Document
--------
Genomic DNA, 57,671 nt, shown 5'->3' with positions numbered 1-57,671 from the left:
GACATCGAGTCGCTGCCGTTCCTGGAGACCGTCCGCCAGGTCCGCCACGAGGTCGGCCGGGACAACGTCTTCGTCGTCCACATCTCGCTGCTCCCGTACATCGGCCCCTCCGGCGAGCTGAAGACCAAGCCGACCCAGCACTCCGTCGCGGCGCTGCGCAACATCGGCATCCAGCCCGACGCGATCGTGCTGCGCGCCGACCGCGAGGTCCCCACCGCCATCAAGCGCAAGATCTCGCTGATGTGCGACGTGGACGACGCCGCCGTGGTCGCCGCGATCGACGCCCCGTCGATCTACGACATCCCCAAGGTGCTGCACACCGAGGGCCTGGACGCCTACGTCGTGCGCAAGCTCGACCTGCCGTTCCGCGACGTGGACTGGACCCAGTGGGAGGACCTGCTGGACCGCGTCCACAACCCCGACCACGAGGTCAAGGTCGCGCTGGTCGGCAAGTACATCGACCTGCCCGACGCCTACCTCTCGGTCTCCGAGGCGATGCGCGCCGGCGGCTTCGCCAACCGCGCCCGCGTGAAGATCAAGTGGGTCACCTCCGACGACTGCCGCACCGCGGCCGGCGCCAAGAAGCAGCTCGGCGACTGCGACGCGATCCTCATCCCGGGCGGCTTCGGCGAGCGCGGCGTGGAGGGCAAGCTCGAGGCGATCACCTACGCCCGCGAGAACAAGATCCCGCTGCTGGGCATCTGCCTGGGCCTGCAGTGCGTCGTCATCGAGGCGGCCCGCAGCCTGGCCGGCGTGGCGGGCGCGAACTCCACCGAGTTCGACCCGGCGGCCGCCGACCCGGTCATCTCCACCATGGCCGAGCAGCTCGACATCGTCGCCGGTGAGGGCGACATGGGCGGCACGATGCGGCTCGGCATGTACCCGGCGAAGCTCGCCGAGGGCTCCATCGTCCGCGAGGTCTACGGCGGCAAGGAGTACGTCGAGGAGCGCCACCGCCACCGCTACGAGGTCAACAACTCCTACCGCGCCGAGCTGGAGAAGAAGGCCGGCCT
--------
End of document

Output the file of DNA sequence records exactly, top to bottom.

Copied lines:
Genomic DNA, 57,671 nt, shown 5'->3' with positions numbered 1-57,671 from the left:
GACATCGAGTCGCTGCCGTTCCTGGAGACCGTCCGCCAGGTCCGCCACGAGGTCGGCCGGGACAACGTCTTCGTCGTCCACATCTCGCTGCTCCCGTACATCGGCCCCTCCGGCGAGCTGAAGACCAAGCCGACCCAGCACTCCGTCGCGGCGCTGCGCAACATCGGCATCCAGCCCGACGCGATCGTGCTGCGCGCCGACCGCGAGGTCCCCACCGCCATCAAGCGCAAGATCTCGCTGATGTGCGACGTGGACGACGCCGCCGTGGTCGCCGCGATCGACGCCCCGTCGATCTACGACATCCCCAAGGTGCTGCACACCGAGGGCCTGGACGCCTACGTCGTGCGCAAGCTCGACCTGCCGTTCCGCGACGTGGACTGGACCCAGTGGGAGGACCTGCTGGACCGCGTCCACAACCCCGACCACGAGGTCAAGGTCGCGCTGGTCGGCAAGTACATCGACCTGCCCGACGCCTACCTCTCGGTCTCCGAGGCGATGCGCGCCGGCGGCTTCGCCAACCGCGCCCGCGTGAAGATCAAGTGGGTCACCTCCGACGACTGCCGCACCGCGGCCGGCGCCAAGAAGCAGCTCGGCGACTGCGACGCGATCCTCATCCCGGGCGGCTTCGGCGAGCGCGGCGTGGAGGGCAAGCTCGAGGCGATCACCTACGCCCGCGAGAACAAGATCCCGCTGCTGGGCATCTGCCTGGGCCTGCAGTGCGTCGTCATCGAGGCGGCCCGCAGCCTGGCCGGCGTGGCGGGCGCGAACTCCACCGAGTTCGACCCGGCGGCCGCCGACCCGGTCATCTCCACCATGGCCGAGCAGCTCGACATCGTCGCCGGTGAGGGCGACATGGGCGGCACGATGCGGCTCGGCATGTACCCGGCGAAGCTCGCCGAGGGCTCCATCGTCCGCGAGGTCTACGGCGGCAAGGAGTACGTCGAGGAGCGCCACCGCCACCGCTACGAGGTCAACAACTCCTACCGCGCCGAGCTGGAGAAGAAGGCCGGCCT